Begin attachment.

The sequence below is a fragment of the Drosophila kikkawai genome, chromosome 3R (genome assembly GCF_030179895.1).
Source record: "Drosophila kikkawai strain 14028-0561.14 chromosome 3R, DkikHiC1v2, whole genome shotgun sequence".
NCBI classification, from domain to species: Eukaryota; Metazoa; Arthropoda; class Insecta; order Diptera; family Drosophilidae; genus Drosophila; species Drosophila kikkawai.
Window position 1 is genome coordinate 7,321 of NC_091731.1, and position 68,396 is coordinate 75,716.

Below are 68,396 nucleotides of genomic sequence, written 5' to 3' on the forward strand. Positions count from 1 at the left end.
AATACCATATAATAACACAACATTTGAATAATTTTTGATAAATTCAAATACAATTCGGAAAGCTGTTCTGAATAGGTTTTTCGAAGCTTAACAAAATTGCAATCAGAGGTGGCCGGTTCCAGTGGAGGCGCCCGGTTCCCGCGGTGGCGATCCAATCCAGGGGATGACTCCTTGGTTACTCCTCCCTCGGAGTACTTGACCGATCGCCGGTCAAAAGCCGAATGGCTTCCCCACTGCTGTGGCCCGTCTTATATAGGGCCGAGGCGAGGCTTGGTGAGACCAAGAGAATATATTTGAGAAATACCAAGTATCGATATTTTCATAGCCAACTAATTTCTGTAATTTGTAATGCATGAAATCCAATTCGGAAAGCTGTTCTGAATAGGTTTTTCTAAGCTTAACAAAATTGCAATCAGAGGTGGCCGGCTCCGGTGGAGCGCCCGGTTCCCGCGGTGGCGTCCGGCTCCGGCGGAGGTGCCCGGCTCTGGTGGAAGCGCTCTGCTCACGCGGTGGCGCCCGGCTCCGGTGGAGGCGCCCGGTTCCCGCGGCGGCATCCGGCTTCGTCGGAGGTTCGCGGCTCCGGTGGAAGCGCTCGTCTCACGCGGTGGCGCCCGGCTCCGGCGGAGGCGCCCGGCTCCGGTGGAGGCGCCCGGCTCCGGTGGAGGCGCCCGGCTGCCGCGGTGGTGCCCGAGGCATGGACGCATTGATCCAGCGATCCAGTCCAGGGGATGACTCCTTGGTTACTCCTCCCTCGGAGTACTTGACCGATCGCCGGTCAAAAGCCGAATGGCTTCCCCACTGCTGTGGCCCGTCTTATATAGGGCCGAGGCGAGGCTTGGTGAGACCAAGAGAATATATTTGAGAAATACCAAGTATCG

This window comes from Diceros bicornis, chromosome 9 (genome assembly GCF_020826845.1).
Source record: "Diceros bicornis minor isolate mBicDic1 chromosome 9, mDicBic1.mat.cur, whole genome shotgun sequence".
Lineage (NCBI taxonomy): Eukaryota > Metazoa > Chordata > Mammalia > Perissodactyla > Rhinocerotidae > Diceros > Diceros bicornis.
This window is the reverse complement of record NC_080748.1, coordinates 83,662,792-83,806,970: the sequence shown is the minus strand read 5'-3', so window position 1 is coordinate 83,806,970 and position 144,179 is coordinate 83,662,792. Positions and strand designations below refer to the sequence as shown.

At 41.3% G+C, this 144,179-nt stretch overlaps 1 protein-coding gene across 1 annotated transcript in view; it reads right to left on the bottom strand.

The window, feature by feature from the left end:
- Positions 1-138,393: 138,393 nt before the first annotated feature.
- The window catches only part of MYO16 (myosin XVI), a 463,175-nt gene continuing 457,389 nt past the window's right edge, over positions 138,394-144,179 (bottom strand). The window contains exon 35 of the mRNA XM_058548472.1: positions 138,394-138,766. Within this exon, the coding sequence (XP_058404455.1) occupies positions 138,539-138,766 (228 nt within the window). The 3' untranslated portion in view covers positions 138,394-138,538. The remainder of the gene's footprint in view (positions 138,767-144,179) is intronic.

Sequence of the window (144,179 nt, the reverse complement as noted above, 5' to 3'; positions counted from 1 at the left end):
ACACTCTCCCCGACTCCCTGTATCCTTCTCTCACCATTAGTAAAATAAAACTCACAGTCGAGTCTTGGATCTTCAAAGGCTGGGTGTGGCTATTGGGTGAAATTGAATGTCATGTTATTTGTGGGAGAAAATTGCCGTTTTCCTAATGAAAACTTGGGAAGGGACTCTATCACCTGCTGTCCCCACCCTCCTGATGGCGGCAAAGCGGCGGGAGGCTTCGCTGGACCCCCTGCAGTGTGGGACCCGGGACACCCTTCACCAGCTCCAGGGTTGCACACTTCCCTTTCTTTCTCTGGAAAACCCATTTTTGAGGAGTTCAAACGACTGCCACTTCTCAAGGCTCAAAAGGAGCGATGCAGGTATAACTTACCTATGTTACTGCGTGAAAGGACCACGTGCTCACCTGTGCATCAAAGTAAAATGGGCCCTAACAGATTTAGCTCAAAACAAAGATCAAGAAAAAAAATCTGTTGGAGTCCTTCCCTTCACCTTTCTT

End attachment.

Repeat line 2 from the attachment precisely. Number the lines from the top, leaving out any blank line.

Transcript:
Source record: "Drosophila kikkawai strain 14028-0561.14 chromosome 3R, DkikHiC1v2, whole genome shotgun sequence".